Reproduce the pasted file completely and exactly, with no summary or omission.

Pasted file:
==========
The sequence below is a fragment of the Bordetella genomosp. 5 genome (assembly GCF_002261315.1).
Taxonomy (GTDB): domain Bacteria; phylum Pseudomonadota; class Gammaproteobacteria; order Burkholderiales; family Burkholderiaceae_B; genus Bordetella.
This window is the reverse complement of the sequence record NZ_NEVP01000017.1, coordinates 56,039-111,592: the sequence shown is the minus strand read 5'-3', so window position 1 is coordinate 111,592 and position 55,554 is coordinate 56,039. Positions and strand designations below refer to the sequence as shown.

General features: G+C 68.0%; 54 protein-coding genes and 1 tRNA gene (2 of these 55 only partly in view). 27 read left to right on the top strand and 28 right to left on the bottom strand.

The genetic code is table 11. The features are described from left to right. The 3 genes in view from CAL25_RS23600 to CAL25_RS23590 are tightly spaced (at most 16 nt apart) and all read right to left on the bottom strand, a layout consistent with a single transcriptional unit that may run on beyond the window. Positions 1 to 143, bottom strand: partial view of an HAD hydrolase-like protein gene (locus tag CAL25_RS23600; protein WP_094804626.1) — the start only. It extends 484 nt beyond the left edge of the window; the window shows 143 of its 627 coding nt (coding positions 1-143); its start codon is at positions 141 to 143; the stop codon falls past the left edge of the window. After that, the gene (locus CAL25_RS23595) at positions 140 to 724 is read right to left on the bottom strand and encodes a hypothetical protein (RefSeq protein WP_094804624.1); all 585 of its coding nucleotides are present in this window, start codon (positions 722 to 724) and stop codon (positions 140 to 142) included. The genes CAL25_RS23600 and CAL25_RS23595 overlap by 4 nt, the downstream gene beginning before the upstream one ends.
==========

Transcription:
The sequence below is a fragment of the Bordetella genomosp. 5 genome (assembly GCF_002261315.1).
Taxonomy (GTDB): domain Bacteria; phylum Pseudomonadota; class Gammaproteobacteria; order Burkholderiales; family Burkholderiaceae_B; genus Bordetella.
This window is the reverse complement of the sequence record NZ_NEVP01000017.1, coordinates 56,039-111,592: the sequence shown is the minus strand read 5'-3', so window position 1 is coordinate 111,592 and position 55,554 is coordinate 56,039. Positions and strand designations below refer to the sequence as shown.

General features: G+C 68.0%; 54 protein-coding genes and 1 tRNA gene (2 of these 55 only partly in view). 27 read left to right on the top strand and 28 right to left on the bottom strand.

The genetic code is table 11. The features are described from left to right. The 3 genes in view from CAL25_RS23600 to CAL25_RS23590 are tightly spaced (at most 16 nt apart) and all read right to left on the bottom strand, a layout consistent with a single transcriptional unit that may run on beyond the window. Positions 1 to 143, bottom strand: partial view of an HAD hydrolase-like protein gene (locus tag CAL25_RS23600; protein WP_094804626.1) — the start only. It extends 484 nt beyond the left edge of the window; the window shows 143 of its 627 coding nt (coding positions 1-143); its start codon is at positions 141 to 143; the stop codon falls past the left edge of the window. After that, the gene (locus CAL25_RS23595) at positions 140 to 724 is read right to left on the bottom strand and encodes a hypothetical protein (RefSeq protein WP_094804624.1); all 585 of its coding nucleotides are present in this window, start codon (positions 722 to 724) and stop codon (positions 140 to 142) included. The genes CAL25_RS23600 and CAL25_RS23595 overlap by 4 nt, the downstream gene beginning before the upstream one ends.